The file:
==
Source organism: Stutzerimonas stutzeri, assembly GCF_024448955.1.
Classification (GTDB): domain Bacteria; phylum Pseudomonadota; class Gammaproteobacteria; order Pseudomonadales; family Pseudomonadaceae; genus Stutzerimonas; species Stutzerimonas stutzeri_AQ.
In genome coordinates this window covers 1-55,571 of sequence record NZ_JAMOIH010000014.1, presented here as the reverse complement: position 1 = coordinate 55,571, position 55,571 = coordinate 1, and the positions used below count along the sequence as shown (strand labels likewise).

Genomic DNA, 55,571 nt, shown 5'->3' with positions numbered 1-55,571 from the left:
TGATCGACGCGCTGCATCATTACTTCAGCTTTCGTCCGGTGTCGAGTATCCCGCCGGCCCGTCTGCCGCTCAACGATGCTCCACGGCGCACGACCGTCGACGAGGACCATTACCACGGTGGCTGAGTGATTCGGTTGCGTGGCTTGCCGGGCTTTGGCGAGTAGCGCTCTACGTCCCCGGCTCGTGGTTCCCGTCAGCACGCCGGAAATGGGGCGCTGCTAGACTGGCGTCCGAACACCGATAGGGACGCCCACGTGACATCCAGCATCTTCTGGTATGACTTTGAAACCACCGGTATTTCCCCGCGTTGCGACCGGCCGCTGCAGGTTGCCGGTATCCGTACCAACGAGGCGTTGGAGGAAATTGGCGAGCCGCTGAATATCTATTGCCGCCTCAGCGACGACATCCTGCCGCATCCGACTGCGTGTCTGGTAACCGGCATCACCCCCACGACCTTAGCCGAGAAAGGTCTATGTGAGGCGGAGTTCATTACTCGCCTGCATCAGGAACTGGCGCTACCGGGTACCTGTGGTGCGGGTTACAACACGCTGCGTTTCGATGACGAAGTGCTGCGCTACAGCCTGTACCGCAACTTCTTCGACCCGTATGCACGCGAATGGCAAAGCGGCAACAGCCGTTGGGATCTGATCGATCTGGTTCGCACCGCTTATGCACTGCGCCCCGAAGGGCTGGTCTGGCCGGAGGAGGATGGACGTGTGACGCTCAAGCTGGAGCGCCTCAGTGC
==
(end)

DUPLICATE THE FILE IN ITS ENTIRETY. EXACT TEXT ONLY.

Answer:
Source organism: Stutzerimonas stutzeri, assembly GCF_024448955.1.
Classification (GTDB): domain Bacteria; phylum Pseudomonadota; class Gammaproteobacteria; order Pseudomonadales; family Pseudomonadaceae; genus Stutzerimonas; species Stutzerimonas stutzeri_AQ.
In genome coordinates this window covers 1-55,571 of sequence record NZ_JAMOIH010000014.1, presented here as the reverse complement: position 1 = coordinate 55,571, position 55,571 = coordinate 1, and the positions used below count along the sequence as shown (strand labels likewise).

Genomic DNA, 55,571 nt, shown 5'->3' with positions numbered 1-55,571 from the left:
TGATCGACGCGCTGCATCATTACTTCAGCTTTCGTCCGGTGTCGAGTATCCCGCCGGCCCGTCTGCCGCTCAACGATGCTCCACGGCGCACGACCGTCGACGAGGACCATTACCACGGTGGCTGAGTGATTCGGTTGCGTGGCTTGCCGGGCTTTGGCGAGTAGCGCTCTACGTCCCCGGCTCGTGGTTCCCGTCAGCACGCCGGAAATGGGGCGCTGCTAGACTGGCGTCCGAACACCGATAGGGACGCCCACGTGACATCCAGCATCTTCTGGTATGACTTTGAAACCACCGGTATTTCCCCGCGTTGCGACCGGCCGCTGCAGGTTGCCGGTATCCGTACCAACGAGGCGTTGGAGGAAATTGGCGAGCCGCTGAATATCTATTGCCGCCTCAGCGACGACATCCTGCCGCATCCGACTGCGTGTCTGGTAACCGGCATCACCCCCACGACCTTAGCCGAGAAAGGTCTATGTGAGGCGGAGTTCATTACTCGCCTGCATCAGGAACTGGCGCTACCGGGTACCTGTGGTGCGGGTTACAACACGCTGCGTTTCGATGACGAAGTGCTGCGCTACAGCCTGTACCGCAACTTCTTCGACCCGTATGCACGCGAATGGCAAAGCGGCAACAGCCGTTGGGATCTGATCGATCTGGTTCGCACCGCTTATGCACTGCGCCCCGAAGGGCTGGTCTGGCCGGAGGAGGATGGACGTGTGACGCTCAAGCTGGAGCGCCTCAGTGC